Figures from the IPPR thinktank show that the growth in self-employment in the UK has been the fastest of all western European countries over the past year, a trend that is expected to continue when official labour market figures are published on Wednesday.

The number of self-employed has grown by more than 1.5 million in the past 13 years to 4.5 million and now accounts for more than 15% of the labour force.

 When Sarah O”Connor of the Financial Times got her sharp little teeth into that, she was less than impressed:

An average 7,700 people in the UK became self-employed each week over the past year. If these trends continue, the UK will soon look more like southern and eastern European countries, which tend to have much higher rates of self-employment, the think-tank said.

About 17 per cent of the Spanish and Portuguese workforces are self-employed, while the proportions in Italy and Greece are 23 and 32 per cent respectively.

… economists disagree about why this shift has happened and whether or not it will persist after the economy fully recovers.

Some argue that many of the newly self-employed are in fact barely working at all, which would suggest there is more slack, or untapped potential, in the economy than the 6.5 per cent unemployment rate would suggest.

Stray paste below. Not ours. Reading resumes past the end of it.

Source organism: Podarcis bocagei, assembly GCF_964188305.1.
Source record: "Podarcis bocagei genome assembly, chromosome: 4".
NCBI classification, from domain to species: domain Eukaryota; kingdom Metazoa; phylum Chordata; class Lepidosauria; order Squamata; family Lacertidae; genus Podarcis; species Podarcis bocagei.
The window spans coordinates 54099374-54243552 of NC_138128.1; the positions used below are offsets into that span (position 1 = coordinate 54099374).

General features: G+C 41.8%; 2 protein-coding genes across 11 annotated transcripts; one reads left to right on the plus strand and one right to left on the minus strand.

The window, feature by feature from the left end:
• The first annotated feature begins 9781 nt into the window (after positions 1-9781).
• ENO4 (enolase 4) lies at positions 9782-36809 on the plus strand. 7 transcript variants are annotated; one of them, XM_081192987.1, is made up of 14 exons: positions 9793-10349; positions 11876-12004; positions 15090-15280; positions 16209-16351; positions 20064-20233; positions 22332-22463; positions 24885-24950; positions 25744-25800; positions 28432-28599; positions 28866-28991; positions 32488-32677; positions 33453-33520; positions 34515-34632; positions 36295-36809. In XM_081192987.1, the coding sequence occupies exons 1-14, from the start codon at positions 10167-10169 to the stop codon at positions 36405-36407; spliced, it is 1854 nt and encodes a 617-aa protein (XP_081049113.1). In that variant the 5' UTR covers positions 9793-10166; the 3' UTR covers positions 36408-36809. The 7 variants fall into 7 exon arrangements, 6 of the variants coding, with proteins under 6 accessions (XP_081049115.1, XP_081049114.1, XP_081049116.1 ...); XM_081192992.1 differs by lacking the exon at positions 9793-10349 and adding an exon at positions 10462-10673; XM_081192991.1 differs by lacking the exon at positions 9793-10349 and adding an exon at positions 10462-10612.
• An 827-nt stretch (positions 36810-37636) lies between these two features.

Put that another way: for many, self-employment is just a waiting-room, either for a delayed retirement or for a properly-paid permanent job. It is certainly not a sign of a healthy, properly-functioning, industrially-based economy.

Elsewhere, courtesy of the Resolution Foundation, the FT blows the gaff:

Where the jobs aren't

That shows the further one travels from London, the less likely one finds a permanent job; and therefore one has to turn one’s hand to other ways of staying ahead of Iain Duncan Smith’s “reforms”.

Which brings me to my second observation.

sdMy first proper teaching job was in the North-East. I was told by a colleague that the book to read was Sid Chaplin’s The Day of the Sardine. My original copy has long gone AWOL, and a re-read is well overdue.

More to the point, Alan Plater took the outline from Chaplin, added songs by Alex Glasgow, and came up with the superb Close the Coalhouse Door. Productions still tour, and still pack ’em in. Several fine songs came out of that: the one making my current ear-worm is Ours! Ours! Ours! Ours! Ours!. And, yes, I have been here before. The point of the lyric (which recites the progress to the 1947 nationalisation of the pits) is that the miners, like the rest of us cogs in the machine, are doomed to perpetual disappointment:

— When its ours, Geordie lad, when its ours:
There’ll changes bonny lad, when its ours!”

— Are you sure we’ll be all right? Is the future really bright?”

— (Oh, for God’s sake, man) We’ve won this bloody fight!
An’ its ours, all ours!

By the time I was in the North-East all those nationalised pits were being closed. The Wilson government was thrashing round to provide alternative employments — the running jokes in the back end of Coalhouse involve the Great Teesside Conurbation and par-foom factories.

What goes around, comes around.

Where that second graph above is so corrupt, so weaselly, so misleading is the sure-fire assumption that we are now at the bottom of any wages cutting. From here on, it’s all onwards and upwards.

As if.

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Filed under Britain, economy, Financial Times, folk music, Guardian, History, Isabel Hardman, The Spectator, Tories.